I call this one Solid Chocolate Silk because it does have a great silkyness.
Leaves are tri-lobed and solid green with no variegation.
Blooms VERY prolifically every year and one of my favorites.
So far,.so Good(!)...
Emma - I'm thinking that the 2 blooms just above are probably the same color...the lower bloom seemingly lighter as the light from the window is making it appear lighter and more translucent than the bloom above it with no backlight shining directly through it...
If you get a chance,Emma could you try to post the range of different colored chocolate and rose blooms that you've gotten along with leaf information(?)...that would be very helpful to the 'cause'...
P.S. - I think something as close to an accurate side-by-side feature comparison is the best we are going to be able to do with these...along with a comparison to the strains offered by Kyushu...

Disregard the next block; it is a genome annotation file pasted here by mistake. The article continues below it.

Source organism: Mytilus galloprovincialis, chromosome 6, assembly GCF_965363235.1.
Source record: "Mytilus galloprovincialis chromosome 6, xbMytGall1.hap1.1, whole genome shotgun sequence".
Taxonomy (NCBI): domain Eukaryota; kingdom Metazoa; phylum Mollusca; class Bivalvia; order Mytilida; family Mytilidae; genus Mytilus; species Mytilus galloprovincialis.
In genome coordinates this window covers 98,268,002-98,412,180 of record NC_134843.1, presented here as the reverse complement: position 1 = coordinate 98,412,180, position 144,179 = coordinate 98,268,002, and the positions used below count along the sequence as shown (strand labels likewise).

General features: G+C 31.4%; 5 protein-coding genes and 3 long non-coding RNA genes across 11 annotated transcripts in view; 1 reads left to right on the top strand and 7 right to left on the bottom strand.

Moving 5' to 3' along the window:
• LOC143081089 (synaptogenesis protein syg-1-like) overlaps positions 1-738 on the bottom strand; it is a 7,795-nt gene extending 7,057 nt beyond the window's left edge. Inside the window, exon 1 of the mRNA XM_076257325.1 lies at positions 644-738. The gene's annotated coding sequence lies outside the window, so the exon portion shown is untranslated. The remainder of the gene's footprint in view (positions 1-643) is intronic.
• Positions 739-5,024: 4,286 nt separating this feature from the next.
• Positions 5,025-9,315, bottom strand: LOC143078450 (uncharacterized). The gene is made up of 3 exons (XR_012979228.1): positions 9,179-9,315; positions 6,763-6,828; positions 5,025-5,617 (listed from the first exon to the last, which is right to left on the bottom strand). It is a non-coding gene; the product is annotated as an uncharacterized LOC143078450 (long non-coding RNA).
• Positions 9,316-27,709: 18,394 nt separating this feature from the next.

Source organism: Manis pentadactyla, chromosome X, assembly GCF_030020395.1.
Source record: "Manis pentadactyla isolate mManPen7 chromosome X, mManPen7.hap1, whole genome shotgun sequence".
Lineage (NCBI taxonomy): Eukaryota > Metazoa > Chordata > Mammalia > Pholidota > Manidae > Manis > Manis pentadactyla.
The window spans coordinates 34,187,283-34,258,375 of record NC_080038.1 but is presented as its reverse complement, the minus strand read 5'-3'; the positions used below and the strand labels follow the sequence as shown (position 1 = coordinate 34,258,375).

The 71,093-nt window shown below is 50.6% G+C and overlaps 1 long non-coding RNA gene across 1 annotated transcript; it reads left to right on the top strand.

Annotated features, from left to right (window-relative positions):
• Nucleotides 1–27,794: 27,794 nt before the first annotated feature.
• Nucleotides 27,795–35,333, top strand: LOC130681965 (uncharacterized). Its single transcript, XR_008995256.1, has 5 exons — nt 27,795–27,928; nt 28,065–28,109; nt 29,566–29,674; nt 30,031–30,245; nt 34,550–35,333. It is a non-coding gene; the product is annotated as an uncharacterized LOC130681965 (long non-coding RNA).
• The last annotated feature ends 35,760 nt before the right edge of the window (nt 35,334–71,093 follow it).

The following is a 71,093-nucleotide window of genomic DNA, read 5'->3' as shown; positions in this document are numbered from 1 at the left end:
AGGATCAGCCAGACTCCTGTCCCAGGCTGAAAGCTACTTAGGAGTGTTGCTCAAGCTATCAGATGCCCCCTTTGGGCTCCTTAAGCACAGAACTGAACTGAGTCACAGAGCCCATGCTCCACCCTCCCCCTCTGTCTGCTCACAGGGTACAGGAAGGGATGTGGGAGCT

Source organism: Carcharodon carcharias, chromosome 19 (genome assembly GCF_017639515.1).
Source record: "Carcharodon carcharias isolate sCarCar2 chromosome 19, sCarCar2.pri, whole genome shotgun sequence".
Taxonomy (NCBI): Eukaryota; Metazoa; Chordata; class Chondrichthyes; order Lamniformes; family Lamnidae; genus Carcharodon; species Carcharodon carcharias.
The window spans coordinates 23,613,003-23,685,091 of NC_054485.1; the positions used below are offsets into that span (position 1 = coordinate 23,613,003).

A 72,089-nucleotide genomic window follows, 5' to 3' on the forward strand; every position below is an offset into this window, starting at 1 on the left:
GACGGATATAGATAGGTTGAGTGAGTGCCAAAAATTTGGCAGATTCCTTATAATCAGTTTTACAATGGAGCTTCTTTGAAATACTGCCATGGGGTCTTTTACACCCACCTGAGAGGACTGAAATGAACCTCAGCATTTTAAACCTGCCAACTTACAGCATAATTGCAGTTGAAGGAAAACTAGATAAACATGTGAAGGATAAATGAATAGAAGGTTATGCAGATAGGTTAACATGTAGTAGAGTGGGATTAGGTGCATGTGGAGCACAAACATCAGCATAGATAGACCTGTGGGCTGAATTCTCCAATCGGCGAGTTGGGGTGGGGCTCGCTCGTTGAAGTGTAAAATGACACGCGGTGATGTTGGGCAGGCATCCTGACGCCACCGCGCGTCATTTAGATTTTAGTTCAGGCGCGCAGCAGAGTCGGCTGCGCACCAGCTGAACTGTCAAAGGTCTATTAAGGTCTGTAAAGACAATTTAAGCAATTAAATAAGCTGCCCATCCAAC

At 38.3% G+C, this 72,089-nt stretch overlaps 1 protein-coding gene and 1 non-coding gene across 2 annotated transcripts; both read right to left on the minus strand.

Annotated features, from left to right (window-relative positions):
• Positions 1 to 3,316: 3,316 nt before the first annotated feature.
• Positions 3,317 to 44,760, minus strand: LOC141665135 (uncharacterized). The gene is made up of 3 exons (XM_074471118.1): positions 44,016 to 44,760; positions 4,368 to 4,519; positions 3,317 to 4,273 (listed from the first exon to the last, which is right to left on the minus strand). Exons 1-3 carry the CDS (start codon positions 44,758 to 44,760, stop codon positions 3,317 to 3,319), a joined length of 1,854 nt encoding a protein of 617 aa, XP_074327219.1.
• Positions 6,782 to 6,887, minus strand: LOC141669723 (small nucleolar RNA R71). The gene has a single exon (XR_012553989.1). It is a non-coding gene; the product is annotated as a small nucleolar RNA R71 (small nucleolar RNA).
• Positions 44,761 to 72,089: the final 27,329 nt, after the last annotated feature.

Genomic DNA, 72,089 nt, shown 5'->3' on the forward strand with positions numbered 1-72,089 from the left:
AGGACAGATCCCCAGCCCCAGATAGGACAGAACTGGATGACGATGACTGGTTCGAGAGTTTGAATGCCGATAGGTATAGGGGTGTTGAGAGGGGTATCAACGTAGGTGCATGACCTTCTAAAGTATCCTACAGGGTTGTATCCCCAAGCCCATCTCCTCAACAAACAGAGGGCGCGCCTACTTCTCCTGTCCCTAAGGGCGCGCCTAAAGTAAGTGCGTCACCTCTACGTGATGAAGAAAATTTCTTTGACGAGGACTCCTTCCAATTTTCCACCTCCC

Let me dig out some of my photos tomorrow and post as many as I can find.
Thanks for the photos, Emma. I am going to grow Rose and Chocolate varieties for the first time this summer and now I'll know what to expect!
Oh, I have LOTS more to post.
Wait until you see some of the blooms that I got the year I grew all of these.
I'm glad Ron is going to give us his input on what still remains a 'Mystery'.
I love all that I've ever grown and they still remain one of my very favorite MG's.
Another Rose Silk same vine as above photo
I still marvel at the technology! You can grow them, capture the bloom digitally, and have it forever!
Yes, amazing isn't it.
With as many that I grow - this is the ONLY real way I get to enjoy them.
Which means I take HUNDREDS of photos every year.
Sometimes that many in one day